A Nearly Empty Pool of Friends-By-Design by Gina St. Aubin – Friendships: Struggles, Humor, Triumphs and Angels Series

by Gina St. Aubin

I watch other moms around me develop relationships between them. Seemingly, it comes easily, naturally. I don’t know how much of this is true and how much is my perception of their relationships. It seems they’re almost always speaking of someone picking up another’s child, play dates, gatherings of the moms, birthday parties, this or that. They stand in circles, bonding. Friends-By-Design.

Outside of high school, college, the work place, I am now thrust into a world in which the only thing I have initially in common with another in my only meeting place (school) is parenting. The first day of school, after whimpering your child to their class and reluctantly letting go, offers parents the chance to start measuring, sizing, small talk on the walk back to the car. The bonding begins. The reverse at pick up. Fast forward to 2nd grade and relationships are born. Most times guided by the hopeful blossom of friendships by parents, until the kids take the reigns pointing the adult friendships in the direction of the peers they’ve been drawn to. Either way, built-in friendships have a chance to grow.

In my new world though, my oldest has significant special needs, leaving me to have even less in common with most. Now at 2nd grade, I have few friends from my son’s school. Few parents I would find my time distracted by; even fewer parents and families that reach out, willing to accept, understand. My pool of Friends-By-Design shrinking, my oldest neurotypical child just beginning school which offers up another chance to find friends amongst commonality…in a few years…

For now, my pool is nearly empty. There are times I look around at the Designer Friends and wish that I had more, that I could bond with them as they had with each other, that our kids too could play with the ease of kids’ play. Then I swish my feet in my pool, look across and find those few friends that do “get it“, and I realize that my pool fits me just fine. It’s warm, it’s always cleaned and ready, and its design fits in my new world.

What’s your Friends-By-Design pool like?

(Photo By: Hellinjay / Flickr)

Gina St. Aubin
Gina St. Aubin is a former Victim’s Advocate who now advocates for those with intellectual and physical challenges. Her eldest son is diagnosed with Cerebral Palsy, Autism, Sensory Processing Disorder, Electrical Status Epilepticus during Sleep / Landau-Kleffner Syndrome (a rare epileptic disorder causing verbal aphasia) and Developmental Delays. In June, 2012, her son also underwent a successful hemispherectomy. Gina is the editor, author and owner of Special Happens, serves as a member of the Board of Directors for the SPD Foundation, and resides in Colorado where she is a mother of 3, wife, blogger, writer and special needs advocate. You can reach Gina through various Special Happens connections on Facebook and Twitter, or email her directly.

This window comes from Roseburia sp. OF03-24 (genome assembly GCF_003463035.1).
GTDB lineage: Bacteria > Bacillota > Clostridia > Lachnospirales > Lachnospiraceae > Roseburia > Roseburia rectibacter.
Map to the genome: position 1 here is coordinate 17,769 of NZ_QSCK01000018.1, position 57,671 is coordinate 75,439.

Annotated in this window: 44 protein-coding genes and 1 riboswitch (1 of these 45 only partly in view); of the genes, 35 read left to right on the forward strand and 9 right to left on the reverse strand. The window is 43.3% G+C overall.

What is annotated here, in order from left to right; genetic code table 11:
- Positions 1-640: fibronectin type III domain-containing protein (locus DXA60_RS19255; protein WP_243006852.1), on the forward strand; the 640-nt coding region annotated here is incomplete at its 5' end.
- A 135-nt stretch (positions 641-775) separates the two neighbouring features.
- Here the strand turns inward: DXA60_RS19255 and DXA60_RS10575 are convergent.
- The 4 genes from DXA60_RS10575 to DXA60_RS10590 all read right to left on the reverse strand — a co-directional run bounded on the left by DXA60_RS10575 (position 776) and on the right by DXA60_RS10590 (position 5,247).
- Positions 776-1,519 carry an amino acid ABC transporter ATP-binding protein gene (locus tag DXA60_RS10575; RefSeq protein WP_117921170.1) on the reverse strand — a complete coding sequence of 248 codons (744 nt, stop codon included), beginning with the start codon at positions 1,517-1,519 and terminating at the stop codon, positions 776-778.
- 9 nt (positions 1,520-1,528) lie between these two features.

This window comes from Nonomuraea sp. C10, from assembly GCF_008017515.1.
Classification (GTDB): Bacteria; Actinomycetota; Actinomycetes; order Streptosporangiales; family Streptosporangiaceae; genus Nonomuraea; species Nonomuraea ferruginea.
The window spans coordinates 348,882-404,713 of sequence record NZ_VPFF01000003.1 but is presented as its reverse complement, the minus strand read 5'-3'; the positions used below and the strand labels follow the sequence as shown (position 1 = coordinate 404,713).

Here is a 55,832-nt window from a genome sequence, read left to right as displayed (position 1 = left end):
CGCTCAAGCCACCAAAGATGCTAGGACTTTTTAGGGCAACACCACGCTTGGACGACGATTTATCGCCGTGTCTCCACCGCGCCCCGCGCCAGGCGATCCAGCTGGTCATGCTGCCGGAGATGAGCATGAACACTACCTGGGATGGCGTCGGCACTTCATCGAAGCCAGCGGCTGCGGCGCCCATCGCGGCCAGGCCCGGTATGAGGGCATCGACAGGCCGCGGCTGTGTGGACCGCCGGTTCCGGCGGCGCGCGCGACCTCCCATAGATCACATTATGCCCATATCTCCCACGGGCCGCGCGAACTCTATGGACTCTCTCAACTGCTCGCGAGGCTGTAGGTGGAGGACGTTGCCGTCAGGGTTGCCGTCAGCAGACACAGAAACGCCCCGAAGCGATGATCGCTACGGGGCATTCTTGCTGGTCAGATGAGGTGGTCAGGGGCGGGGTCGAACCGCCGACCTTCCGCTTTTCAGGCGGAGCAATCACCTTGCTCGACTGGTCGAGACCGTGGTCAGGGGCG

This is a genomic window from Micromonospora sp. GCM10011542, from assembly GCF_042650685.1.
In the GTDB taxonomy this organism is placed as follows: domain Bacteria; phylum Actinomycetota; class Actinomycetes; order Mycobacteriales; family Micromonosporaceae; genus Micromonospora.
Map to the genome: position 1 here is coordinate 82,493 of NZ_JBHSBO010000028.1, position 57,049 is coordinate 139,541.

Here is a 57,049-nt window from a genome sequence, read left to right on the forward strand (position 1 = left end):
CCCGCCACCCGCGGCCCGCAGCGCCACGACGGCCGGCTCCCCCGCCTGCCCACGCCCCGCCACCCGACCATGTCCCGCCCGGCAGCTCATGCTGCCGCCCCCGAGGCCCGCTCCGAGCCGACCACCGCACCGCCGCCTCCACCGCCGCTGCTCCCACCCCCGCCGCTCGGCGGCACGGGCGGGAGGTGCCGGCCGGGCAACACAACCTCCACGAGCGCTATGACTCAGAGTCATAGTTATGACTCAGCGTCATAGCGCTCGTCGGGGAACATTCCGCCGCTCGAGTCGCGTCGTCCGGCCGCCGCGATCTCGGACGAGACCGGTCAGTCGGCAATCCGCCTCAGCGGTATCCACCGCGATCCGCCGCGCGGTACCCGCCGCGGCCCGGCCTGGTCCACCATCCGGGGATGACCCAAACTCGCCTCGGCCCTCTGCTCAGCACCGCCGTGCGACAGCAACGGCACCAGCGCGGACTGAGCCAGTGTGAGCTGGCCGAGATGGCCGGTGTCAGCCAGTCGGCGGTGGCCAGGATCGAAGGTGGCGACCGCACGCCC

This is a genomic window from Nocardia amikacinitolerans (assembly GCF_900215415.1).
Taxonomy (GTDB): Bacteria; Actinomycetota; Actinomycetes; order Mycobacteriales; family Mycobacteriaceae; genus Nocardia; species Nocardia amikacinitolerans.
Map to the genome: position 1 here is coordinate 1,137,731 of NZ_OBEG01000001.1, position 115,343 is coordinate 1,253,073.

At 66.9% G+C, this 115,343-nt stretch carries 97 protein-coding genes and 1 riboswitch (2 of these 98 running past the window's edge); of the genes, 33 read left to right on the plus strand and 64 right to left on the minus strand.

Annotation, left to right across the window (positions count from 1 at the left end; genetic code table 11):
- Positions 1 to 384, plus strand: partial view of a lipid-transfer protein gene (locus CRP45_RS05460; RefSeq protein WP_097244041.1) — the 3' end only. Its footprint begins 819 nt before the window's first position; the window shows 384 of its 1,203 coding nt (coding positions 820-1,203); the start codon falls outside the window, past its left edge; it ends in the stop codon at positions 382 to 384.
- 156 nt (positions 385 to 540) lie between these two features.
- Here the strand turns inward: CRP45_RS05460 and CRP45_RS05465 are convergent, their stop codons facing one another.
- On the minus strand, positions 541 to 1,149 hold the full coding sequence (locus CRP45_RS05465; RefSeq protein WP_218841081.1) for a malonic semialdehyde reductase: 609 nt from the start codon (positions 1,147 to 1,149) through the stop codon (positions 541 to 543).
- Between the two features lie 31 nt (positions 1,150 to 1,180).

Gina St. Aubin
Gina St. Aubin

5 Responses to A Nearly Empty Pool of Friends-By-Design by Gina St. Aubin – Friendships: Struggles, Humor, Triumphs and Angels Series

  1. I don’t know. I have average kids and still feel left out when I see the other parents chatting at pick up. I did manage to make 2 friends with daughters in my oldest’s class. One because they were new to town and I reached out and asked my DD to befriend hers, but after that she started the friendship. The other friend reached out to me also. She saw me at registration and said that her daughter said great things about mine and would I want to get them together to play sometime? Like maybe right then at the park?

    I love that I have these Mom friends, but it’s not because I did anything really. Maybe that’s my Introvert showing through. I don’t know…

    I would love for a Mom with a kid with special needs to reach out in the same way. I would welcome the friendship as much as the other ones, maybe even more so because of the benefit for my kids.

    I don’t know. Very interesting thoughts! And, btw, I am in Colorado too… 🙂 Maybe we could introduce the kiddos one day? (and ourselves too) 😀

  2. It took me 22 years to find two parents that I could call friends. Oh I knew all the parents in my childrens’ classes – I just didn’t connect with them. I connected with these two friends when I stopped looking for autism and adhd as a common factor. When I took those out of the equation, then I was able to find friends that I had other things in common with.
    My pool may be small, but that’s the way I like it. spend my precious energy where it’s needed most.

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